Tuesday, January 4, 2011
Why all wine lovers just don't get along
We think that when we love a wine, other aficionados will too.
We also think there are other people buying wine who are complete idiots because they disagree with us.
The problem is this: It's not just that individual tastes differ. It's that among wine lovers, there are two incompatible worldviews.
This is a subset of Constellation Brands' groundbreaking work from several years ago on the 6 types of wine consumers. They are:
Overwhelmed, 23%, buy wine but don't know anything about it
Satisfied sippers, 14%, buy the same brand
Savvy shoppers, 15%, look for discounts
Traditionalists, 16%, like old wineries and are brand-loyal
That leaves two categories: Image seekers (20%), and Enthusiasts (12%). The former spend the most money on wine; the latter expend the most verbiage on it. These are the only two who care enough about wine to read articles or blog posts about it.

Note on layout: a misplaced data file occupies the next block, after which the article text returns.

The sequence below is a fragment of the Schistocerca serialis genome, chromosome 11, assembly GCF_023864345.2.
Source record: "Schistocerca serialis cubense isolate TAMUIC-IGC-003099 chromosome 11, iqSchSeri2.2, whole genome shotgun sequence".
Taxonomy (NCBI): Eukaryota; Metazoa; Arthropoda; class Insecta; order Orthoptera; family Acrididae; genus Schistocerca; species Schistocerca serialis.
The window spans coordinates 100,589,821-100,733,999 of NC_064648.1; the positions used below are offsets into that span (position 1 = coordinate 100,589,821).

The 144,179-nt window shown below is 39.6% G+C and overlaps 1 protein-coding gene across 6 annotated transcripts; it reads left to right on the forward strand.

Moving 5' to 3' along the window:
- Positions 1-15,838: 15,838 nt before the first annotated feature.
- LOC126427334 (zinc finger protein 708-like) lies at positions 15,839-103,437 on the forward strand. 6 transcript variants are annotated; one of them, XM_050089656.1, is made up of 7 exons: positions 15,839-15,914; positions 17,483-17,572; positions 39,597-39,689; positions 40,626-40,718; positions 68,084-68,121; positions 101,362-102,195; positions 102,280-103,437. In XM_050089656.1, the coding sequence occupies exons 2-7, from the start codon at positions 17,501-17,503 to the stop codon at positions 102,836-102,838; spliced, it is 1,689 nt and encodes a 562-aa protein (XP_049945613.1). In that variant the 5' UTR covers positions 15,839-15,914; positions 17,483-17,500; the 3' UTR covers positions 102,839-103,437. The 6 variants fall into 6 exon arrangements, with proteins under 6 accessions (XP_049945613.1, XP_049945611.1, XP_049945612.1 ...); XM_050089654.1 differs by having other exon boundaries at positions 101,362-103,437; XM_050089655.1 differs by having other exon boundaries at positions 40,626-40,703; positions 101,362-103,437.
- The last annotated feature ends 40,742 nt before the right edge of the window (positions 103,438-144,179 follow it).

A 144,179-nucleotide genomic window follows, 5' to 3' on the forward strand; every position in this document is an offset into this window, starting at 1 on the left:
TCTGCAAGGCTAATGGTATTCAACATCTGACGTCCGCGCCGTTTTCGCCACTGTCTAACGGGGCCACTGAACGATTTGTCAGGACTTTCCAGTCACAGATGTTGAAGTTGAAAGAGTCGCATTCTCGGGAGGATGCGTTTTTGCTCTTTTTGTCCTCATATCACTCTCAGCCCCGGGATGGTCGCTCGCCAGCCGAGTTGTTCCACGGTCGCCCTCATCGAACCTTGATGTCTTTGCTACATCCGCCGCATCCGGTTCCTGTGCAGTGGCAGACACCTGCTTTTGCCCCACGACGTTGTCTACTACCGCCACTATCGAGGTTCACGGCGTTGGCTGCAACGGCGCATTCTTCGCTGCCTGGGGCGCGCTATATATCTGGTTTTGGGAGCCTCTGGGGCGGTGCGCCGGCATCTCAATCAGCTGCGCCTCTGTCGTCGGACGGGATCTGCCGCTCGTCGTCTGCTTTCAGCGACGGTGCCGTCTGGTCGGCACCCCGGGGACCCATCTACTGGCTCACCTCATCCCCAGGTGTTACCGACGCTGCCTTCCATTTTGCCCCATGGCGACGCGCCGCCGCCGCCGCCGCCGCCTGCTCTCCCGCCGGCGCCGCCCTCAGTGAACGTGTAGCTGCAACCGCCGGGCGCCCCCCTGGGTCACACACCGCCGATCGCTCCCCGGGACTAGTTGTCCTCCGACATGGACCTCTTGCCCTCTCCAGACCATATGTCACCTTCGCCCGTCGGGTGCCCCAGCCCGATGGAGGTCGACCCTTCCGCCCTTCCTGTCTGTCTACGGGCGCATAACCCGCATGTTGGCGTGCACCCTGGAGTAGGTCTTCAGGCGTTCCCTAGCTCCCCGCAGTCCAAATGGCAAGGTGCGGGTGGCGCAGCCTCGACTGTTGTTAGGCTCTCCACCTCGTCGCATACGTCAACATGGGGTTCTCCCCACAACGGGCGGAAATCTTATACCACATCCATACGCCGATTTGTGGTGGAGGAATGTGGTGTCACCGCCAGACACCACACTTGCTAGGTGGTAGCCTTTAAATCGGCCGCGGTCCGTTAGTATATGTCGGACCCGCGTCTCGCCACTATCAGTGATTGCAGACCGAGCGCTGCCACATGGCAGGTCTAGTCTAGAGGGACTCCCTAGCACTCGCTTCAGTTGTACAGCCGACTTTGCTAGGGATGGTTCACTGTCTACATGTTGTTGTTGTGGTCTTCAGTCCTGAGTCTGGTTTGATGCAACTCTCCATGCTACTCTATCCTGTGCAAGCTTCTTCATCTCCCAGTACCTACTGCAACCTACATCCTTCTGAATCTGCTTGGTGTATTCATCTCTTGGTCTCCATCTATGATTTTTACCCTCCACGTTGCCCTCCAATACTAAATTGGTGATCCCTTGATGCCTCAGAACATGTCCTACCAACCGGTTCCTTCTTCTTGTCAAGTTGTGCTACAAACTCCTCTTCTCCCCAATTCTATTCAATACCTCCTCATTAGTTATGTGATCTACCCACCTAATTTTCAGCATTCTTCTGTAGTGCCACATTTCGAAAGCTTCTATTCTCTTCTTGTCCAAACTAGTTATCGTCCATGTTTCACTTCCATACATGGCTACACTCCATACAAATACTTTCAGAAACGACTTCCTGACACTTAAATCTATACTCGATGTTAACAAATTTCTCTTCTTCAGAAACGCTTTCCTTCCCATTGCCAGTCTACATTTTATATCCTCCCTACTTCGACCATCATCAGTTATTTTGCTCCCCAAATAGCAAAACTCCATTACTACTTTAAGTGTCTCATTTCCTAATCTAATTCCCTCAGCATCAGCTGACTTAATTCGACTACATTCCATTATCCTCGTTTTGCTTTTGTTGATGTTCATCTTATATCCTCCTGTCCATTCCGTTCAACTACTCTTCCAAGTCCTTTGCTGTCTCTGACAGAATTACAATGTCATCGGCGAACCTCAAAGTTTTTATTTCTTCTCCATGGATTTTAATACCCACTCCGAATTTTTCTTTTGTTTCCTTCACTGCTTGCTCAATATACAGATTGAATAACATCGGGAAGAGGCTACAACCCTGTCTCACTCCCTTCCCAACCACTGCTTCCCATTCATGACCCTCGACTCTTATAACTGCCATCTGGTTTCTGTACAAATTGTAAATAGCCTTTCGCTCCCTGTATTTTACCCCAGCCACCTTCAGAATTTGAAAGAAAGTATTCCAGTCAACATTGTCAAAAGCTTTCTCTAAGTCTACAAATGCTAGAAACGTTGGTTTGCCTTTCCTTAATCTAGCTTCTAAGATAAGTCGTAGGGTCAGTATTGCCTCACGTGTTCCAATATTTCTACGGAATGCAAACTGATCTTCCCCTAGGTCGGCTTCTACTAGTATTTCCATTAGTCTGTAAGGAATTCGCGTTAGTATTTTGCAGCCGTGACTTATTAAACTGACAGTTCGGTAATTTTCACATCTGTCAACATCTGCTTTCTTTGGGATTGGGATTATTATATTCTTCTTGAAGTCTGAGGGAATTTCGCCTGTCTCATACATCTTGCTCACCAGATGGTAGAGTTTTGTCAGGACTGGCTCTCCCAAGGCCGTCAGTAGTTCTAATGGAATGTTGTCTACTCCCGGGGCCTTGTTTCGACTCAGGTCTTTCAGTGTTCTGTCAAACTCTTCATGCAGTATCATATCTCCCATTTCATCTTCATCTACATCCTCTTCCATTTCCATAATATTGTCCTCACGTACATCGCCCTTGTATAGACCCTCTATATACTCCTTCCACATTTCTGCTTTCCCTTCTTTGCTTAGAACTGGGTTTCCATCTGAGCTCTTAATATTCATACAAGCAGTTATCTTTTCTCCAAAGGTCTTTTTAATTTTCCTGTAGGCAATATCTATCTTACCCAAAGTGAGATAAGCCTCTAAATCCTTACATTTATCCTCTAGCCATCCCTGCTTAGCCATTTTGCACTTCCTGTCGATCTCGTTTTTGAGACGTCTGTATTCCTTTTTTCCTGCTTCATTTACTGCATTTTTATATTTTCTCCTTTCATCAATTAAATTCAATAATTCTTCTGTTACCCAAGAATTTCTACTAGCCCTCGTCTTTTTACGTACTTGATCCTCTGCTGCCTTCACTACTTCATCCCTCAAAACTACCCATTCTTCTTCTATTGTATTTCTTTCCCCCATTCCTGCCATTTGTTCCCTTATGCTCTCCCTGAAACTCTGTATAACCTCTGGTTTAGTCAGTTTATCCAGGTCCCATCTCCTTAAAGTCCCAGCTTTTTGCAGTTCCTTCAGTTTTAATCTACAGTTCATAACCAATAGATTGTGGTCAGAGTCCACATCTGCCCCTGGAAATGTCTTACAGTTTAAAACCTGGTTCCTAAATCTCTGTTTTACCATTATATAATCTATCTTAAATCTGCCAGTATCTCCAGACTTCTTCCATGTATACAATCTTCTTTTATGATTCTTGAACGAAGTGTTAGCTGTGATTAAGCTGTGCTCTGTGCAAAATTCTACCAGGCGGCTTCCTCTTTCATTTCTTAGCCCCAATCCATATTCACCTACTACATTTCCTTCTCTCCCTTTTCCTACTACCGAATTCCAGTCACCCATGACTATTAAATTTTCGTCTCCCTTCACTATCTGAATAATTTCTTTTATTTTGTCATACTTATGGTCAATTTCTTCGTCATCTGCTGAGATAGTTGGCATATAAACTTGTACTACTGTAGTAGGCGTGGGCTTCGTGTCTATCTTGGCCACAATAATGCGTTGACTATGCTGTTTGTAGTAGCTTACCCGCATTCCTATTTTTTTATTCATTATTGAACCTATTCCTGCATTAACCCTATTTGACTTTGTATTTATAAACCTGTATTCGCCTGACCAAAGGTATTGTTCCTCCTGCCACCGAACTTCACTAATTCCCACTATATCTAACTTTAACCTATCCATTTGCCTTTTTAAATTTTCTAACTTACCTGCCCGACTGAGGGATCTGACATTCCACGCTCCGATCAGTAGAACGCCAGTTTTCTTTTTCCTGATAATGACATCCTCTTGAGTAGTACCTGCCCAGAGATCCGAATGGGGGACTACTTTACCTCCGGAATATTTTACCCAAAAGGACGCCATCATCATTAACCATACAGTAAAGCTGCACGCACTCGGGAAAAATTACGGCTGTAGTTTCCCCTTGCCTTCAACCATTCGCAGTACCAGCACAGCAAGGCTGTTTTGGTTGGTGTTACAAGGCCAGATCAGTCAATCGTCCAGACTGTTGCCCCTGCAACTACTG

And like a marriage entered into after one date, they are stuck together even though they're incompatible, with verbal sparks flying all the time.
I find the term "image seekers" pejorative, so I'm going to change it to "Quality Seekers" for the rest of this essay, because I think it better illustrates the psychological divide.
"Quality Seekers" want the best wines available. They might drink across several categories, but they're swayed by high ratings so they tend to drink mostly varieties that receive them; i.e., Cabernet Sauvignon, Pinot Noir, Chardonnay. If they saw a print article about, say, Lake County wines with five wine reviews, they would seek out the highest-rated one.
It's a reasonable position; why not try the best wine? Yet it is constantly attacked by the other category, "Enthusiasts." These are the idealists who demand natural yeasts, unusual varietals and interesting experiments.